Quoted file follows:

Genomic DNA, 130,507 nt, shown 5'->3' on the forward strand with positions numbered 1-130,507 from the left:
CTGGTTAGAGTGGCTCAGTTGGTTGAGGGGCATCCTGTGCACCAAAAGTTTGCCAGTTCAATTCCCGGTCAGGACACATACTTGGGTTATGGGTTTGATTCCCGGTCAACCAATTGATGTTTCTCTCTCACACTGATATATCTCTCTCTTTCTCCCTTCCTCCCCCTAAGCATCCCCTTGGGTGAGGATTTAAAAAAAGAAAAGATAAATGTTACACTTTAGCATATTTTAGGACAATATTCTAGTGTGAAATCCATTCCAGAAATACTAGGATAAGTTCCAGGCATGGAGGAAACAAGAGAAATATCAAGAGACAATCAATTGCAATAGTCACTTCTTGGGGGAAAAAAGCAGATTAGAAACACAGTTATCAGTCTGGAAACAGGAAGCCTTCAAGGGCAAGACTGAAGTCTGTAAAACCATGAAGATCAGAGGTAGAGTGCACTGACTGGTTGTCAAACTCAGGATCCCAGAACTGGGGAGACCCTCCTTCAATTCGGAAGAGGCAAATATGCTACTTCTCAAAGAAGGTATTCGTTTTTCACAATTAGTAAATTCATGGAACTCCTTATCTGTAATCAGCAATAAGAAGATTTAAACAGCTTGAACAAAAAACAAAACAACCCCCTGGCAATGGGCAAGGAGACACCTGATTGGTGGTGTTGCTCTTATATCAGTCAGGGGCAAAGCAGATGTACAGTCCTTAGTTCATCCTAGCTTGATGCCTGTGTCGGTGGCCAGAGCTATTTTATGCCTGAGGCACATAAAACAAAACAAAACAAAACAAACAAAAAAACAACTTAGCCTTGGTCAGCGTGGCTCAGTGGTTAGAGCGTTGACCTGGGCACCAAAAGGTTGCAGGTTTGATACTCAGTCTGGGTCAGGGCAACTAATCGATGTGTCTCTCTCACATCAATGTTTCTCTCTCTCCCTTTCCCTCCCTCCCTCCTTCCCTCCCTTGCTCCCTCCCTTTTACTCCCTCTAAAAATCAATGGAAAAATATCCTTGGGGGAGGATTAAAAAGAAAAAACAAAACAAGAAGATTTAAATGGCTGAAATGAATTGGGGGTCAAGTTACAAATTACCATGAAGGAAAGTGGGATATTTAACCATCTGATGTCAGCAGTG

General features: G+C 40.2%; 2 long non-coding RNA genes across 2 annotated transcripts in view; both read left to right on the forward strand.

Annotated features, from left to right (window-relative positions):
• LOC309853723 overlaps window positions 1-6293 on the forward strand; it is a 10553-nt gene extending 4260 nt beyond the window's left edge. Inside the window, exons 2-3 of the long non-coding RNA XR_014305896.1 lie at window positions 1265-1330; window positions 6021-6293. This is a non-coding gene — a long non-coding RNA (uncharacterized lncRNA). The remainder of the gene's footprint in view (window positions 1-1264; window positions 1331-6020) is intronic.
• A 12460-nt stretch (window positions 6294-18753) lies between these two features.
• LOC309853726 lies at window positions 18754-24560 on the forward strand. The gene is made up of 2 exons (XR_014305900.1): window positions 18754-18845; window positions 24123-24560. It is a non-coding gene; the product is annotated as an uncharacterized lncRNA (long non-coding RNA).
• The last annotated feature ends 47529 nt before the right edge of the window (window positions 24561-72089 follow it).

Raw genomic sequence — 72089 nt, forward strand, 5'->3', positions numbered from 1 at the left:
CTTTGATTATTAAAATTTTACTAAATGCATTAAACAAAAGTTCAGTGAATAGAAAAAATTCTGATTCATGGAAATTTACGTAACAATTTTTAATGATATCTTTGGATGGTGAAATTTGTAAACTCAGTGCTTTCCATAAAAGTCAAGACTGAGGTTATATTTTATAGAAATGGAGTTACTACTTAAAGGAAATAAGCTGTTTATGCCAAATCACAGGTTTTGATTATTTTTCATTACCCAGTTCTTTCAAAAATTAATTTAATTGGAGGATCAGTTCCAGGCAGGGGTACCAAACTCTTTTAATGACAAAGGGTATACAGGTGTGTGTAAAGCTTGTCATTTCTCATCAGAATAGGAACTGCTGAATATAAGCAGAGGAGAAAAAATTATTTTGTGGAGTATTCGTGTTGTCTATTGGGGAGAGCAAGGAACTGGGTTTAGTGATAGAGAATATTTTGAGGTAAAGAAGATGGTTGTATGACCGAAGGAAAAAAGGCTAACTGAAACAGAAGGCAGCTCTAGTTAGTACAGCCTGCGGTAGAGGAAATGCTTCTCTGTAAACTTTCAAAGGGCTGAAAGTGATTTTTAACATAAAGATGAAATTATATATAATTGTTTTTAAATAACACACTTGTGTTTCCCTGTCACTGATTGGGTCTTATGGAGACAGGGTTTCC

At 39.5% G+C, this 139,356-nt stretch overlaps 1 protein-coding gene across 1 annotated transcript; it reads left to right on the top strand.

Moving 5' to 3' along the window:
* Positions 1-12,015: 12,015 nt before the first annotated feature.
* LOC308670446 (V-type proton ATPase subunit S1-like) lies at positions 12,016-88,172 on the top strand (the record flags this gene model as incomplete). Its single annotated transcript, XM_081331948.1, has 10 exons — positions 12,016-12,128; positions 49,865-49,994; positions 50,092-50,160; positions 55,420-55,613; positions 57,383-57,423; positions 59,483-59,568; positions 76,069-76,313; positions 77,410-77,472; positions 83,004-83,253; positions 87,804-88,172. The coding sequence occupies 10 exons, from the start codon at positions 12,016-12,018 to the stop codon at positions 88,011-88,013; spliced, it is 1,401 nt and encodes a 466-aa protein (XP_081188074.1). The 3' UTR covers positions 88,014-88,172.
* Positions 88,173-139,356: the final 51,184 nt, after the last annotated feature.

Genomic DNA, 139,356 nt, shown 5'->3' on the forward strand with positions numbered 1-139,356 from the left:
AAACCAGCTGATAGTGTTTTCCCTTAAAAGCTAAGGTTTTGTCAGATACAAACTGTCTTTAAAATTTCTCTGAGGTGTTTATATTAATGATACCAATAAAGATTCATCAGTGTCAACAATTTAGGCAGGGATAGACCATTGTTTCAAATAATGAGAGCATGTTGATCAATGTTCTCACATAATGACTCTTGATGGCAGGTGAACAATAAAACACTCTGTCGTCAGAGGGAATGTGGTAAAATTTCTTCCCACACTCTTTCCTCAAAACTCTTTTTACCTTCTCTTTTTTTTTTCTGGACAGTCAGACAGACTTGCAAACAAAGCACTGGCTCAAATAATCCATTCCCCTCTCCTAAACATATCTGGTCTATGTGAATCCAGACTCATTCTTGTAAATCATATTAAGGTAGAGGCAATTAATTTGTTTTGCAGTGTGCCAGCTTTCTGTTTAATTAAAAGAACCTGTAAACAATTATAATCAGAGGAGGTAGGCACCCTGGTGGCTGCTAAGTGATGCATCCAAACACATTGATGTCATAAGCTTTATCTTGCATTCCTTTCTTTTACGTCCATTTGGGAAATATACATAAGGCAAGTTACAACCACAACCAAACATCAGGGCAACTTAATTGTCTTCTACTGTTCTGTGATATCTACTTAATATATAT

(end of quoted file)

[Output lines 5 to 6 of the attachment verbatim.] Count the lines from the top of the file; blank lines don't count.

• LOC309853723 overlaps window positions 1-6293 on the forward strand; it is a 10553-nt gene extending 4260 nt beyond the window's left edge. Inside the window, exons 2-3 of the long non-coding RNA XR_014305896.1 lie at window positions 1265-1330; window positions 6021-6293. This is a non-coding gene — a long non-coding RNA (uncharacterized lncRNA). The remainder of the gene's footprint in view (window positions 1-1264; window positions 1331-6020) is intronic.
• A 12460-nt stretch (window positions 6294-18753) lies between these two features.